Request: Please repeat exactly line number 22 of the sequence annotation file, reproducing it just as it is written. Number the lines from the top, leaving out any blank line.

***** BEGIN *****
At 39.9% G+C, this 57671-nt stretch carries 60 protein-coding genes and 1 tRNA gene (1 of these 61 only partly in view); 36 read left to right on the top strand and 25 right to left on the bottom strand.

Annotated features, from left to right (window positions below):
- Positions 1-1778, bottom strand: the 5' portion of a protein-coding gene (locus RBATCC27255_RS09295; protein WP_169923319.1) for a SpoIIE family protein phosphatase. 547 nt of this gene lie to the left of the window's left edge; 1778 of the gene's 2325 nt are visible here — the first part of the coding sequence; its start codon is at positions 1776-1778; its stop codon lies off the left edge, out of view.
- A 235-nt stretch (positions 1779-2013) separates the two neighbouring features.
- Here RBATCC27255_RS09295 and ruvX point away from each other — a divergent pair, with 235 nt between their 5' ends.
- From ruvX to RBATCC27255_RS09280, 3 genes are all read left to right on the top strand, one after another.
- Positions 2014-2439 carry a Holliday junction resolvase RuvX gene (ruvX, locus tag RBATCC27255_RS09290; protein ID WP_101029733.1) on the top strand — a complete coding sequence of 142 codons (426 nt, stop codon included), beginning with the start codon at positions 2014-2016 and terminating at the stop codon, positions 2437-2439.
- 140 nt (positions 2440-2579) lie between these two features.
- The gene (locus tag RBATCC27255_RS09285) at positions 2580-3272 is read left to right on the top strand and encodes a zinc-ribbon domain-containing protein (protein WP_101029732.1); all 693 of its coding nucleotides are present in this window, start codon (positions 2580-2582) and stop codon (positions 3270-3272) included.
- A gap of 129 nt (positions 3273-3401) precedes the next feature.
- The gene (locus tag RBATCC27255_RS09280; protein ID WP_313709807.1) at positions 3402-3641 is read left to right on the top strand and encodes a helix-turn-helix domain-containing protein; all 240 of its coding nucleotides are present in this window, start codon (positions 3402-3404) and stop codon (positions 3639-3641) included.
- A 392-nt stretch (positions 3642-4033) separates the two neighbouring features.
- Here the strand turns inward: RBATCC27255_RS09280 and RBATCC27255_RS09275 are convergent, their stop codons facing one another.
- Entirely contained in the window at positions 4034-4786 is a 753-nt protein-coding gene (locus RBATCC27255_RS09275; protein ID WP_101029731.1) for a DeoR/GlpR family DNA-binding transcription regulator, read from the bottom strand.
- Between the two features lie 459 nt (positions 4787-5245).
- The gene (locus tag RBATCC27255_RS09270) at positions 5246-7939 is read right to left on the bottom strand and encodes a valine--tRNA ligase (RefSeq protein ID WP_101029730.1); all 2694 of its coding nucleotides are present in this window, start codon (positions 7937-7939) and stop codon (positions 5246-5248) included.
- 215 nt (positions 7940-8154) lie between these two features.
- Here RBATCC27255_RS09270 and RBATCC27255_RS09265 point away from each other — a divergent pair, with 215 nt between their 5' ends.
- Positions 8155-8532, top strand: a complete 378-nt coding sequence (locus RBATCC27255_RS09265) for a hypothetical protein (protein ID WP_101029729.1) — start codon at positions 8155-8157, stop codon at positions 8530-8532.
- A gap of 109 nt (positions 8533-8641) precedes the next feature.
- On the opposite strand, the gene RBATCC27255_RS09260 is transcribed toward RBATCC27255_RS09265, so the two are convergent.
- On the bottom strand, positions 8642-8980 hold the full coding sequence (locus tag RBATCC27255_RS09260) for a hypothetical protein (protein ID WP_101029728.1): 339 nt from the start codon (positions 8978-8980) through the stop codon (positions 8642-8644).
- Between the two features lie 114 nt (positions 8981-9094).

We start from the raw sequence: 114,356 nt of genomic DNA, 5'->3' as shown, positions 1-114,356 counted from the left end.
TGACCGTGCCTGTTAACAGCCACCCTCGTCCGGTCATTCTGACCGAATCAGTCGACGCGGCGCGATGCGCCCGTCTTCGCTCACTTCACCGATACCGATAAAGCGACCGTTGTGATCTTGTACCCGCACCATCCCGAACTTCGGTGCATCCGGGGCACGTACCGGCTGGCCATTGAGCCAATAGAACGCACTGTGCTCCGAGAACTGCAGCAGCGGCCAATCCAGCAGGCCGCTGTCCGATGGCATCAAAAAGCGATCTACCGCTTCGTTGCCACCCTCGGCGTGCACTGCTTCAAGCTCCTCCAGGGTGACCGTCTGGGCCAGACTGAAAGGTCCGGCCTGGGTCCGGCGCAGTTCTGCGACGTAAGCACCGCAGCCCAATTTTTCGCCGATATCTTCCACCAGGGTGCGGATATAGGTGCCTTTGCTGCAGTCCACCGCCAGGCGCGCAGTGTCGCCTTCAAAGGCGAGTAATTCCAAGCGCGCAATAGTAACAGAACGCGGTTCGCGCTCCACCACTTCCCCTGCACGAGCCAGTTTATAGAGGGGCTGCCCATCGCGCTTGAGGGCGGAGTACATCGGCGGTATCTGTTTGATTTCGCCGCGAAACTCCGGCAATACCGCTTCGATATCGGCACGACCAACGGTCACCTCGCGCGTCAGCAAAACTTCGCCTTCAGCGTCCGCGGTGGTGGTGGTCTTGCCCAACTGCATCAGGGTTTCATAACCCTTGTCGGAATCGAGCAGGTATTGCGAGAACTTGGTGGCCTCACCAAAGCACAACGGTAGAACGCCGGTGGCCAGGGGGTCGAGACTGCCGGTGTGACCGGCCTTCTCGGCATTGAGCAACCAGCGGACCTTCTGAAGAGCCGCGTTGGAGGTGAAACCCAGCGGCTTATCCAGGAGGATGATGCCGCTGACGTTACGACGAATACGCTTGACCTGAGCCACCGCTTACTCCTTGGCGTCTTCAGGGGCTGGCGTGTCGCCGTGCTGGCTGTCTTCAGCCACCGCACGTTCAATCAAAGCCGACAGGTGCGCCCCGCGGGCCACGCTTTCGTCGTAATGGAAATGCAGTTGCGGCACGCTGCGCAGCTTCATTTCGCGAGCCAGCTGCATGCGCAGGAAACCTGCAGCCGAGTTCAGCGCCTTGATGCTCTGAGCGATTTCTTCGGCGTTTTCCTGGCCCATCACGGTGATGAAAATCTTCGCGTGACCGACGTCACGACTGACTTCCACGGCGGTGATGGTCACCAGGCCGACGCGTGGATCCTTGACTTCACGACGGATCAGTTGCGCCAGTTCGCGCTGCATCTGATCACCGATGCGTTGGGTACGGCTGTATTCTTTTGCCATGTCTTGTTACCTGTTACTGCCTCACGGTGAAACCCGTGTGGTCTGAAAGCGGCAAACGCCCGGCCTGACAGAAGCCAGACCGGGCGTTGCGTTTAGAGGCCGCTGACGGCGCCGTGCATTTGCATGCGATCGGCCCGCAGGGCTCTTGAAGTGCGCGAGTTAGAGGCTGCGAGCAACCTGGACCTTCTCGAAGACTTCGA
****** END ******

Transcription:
- On the bottom strand, positions 8642-8980 hold the full coding sequence (locus tag RBATCC27255_RS09260) for a hypothetical protein (protein ID WP_101029728.1): 339 nt from the start codon (positions 8978-8980) through the stop codon (positions 8642-8644).